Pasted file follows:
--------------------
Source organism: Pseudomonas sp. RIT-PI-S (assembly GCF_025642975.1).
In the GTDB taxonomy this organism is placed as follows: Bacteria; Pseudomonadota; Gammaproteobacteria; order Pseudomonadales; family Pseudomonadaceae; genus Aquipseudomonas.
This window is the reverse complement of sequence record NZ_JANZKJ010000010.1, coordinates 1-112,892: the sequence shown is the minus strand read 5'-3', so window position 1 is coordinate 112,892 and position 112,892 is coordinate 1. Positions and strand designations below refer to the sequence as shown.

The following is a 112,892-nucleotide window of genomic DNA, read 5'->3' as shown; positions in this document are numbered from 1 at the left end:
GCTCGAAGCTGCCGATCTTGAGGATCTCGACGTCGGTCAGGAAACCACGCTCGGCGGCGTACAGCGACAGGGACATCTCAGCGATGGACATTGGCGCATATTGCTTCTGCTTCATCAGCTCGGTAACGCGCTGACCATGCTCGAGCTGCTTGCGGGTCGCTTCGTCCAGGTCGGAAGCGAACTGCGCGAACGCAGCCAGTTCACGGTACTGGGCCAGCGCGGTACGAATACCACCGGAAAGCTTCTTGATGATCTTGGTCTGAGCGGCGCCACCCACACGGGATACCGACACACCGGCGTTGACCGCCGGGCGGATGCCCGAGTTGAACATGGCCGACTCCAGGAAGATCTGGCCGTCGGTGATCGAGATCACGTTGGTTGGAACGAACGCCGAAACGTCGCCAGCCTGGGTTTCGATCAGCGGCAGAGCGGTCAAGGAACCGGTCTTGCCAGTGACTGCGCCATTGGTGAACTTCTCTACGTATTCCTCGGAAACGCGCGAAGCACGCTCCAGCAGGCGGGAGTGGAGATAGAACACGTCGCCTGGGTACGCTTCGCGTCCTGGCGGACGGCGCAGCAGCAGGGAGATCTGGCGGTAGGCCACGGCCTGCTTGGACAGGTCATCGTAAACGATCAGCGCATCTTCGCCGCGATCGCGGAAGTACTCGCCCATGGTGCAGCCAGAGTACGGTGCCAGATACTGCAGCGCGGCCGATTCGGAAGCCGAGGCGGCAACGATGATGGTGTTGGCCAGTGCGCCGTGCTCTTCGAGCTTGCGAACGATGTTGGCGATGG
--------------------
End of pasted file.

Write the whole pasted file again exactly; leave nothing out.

Source organism: Pseudomonas sp. RIT-PI-S (assembly GCF_025642975.1).
In the GTDB taxonomy this organism is placed as follows: Bacteria; Pseudomonadota; Gammaproteobacteria; order Pseudomonadales; family Pseudomonadaceae; genus Aquipseudomonas.
This window is the reverse complement of sequence record NZ_JANZKJ010000010.1, coordinates 1-112,892: the sequence shown is the minus strand read 5'-3', so window position 1 is coordinate 112,892 and position 112,892 is coordinate 1. Positions and strand designations below refer to the sequence as shown.

The following is a 112,892-nucleotide window of genomic DNA, read 5'->3' as shown; positions in this document are numbered from 1 at the left end:
GCTCGAAGCTGCCGATCTTGAGGATCTCGACGTCGGTCAGGAAACCACGCTCGGCGGCGTACAGCGACAGGGACATCTCAGCGATGGACATTGGCGCATATTGCTTCTGCTTCATCAGCTCGGTAACGCGCTGACCATGCTCGAGCTGCTTGCGGGTCGCTTCGTCCAGGTCGGAAGCGAACTGCGCGAACGCAGCCAGTTCACGGTACTGGGCCAGCGCGGTACGAATACCACCGGAAAGCTTCTTGATGATCTTGGTCTGAGCGGCGCCACCCACACGGGATACCGACACACCGGCGTTGACCGCCGGGCGGATGCCCGAGTTGAACATGGCCGACTCCAGGAAGATCTGGCCGTCGGTGATCGAGATCACGTTGGTTGGAACGAACGCCGAAACGTCGCCAGCCTGGGTTTCGATCAGCGGCAGAGCGGTCAAGGAACCGGTCTTGCCAGTGACTGCGCCATTGGTGAACTTCTCTACGTATTCCTCGGAAACGCGCGAAGCACGCTCCAGCAGGCGGGAGTGGAGATAGAACACGTCGCCTGGGTACGCTTCGCGTCCTGGCGGACGGCGCAGCAGCAGGGAGATCTGGCGGTAGGCCACGGCCTGCTTGGACAGGTCATCGTAAACGATCAGCGCATCTTCGCCGCGATCGCGGAAGTACTCGCCCATGGTGCAGCCAGAGTACGGTGCCAGATACTGCAGCGCGGCCGATTCGGAAGCCGAGGCGGCAACGATGATGGTGTTGGCCAGTGCGCCGTGCTCTTCGAGCTTGCGAACGATGTTGGCGATGG